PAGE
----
So, here’s an interesting comparison that I did between using IIFCL’s Tax Free Bonds and one of my Regular Bank Fixed Deposits for my ERE strategy (I know it’s very very tax inefficient and I’ve been meaning to move away from these — this broad “let my investments become more tax efficient” theme in general being the primary goal for 2013 and hence this post on New Year’s Day).
Note: I’d already locked-in into this fixed deposit rate very early in 2012 and hence the higher interest rate. But see the end of this post for a more realistic comparison were you to start today.
When you hit ERE, you’d typically expect to begin with by being in the 20% tax bracket (you’ll most certainly want to take a break from everything) and then ideally move into the 30% tax bracket (because ERE does not mean that you completely stop working, just that you do much much more of what you like and more money is always a welcome thing). This leads to some interesting observations —
- In the 20% tax bracket, there’s a slight difference between the Regular Bank Deposit and the Tax Free Bond. But astute readers would have already caught that this difference is per lac invested and so the higher your sum invested the more significant would be the difference.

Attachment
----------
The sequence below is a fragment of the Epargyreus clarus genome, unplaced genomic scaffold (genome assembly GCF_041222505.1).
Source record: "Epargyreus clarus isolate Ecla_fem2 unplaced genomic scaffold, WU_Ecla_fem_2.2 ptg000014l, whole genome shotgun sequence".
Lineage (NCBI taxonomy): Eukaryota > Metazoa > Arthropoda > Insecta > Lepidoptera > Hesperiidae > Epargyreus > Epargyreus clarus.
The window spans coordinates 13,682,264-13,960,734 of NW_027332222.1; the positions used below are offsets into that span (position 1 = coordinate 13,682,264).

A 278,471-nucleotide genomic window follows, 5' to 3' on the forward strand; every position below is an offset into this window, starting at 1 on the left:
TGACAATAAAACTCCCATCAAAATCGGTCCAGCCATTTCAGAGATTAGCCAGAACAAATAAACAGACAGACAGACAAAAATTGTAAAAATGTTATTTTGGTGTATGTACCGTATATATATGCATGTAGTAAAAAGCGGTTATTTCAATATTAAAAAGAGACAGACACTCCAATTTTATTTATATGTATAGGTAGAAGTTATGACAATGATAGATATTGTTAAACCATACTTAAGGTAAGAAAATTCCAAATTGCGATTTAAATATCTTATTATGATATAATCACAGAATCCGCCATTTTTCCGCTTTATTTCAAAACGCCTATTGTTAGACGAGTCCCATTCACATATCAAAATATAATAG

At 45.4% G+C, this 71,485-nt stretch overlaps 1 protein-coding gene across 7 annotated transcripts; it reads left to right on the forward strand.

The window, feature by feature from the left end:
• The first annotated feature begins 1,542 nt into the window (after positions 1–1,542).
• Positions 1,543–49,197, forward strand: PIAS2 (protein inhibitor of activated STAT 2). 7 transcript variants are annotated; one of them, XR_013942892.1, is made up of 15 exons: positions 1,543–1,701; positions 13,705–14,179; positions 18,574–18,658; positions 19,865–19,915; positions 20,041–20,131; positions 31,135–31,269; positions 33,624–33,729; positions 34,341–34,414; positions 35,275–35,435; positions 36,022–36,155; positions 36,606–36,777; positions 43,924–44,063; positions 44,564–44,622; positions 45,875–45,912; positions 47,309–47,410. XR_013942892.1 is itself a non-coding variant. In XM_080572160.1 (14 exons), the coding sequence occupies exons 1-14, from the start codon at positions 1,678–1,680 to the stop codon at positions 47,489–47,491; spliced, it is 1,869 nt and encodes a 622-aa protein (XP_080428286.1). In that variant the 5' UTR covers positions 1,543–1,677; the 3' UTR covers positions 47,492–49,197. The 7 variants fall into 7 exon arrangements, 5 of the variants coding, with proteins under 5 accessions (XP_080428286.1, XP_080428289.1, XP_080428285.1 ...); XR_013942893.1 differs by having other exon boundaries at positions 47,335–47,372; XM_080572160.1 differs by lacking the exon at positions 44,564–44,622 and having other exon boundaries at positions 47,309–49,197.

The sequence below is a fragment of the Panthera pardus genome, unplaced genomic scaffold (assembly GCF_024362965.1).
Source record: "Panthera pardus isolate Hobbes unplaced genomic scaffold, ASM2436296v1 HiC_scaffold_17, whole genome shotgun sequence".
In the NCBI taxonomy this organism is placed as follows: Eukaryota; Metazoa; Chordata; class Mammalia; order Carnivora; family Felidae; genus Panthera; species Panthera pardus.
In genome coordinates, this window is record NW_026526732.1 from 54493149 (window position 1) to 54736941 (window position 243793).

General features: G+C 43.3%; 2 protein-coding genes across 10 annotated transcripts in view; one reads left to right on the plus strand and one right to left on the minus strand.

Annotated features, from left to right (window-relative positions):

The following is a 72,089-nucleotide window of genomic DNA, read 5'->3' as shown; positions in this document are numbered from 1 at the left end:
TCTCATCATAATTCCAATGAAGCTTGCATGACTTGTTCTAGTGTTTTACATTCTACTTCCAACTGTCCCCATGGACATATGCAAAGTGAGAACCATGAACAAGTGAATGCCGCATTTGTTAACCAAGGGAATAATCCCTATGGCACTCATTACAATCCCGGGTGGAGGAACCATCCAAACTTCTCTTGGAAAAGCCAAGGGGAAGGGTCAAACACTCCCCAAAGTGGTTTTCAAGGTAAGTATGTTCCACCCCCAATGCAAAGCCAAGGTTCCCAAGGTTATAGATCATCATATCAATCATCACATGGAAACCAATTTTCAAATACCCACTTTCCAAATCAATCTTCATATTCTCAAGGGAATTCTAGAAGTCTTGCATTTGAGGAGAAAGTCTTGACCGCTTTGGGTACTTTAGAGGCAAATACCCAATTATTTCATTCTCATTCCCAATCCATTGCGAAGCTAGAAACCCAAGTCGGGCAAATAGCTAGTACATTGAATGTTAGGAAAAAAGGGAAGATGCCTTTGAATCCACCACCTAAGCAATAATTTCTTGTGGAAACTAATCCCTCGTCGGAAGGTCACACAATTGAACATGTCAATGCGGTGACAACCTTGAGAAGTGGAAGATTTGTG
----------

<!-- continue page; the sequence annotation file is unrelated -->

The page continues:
- In the 30% tax bracket, there’s a huge difference between the Regular Bank Deposit and the Tax Free Bond. This is true of my situation today and it pains whenever I pay advance tax on such income (like I did last month).
But were you to start today, here’s what the situation would look like. Fixed Deposit rates have already come down a fair bit and that worsens the situation.
Since there are a few more tax free bonds set to hit the market this quarter, it’d perhaps be a good idea to invest equal chunks across couple of these issues just so that the proverbial eggs are all not in the same basket. More on this line of thought and my “let my investments become more tax efficient” strategies in upcoming posts.
And before I completely forget, a Prosperous 2013 to you all.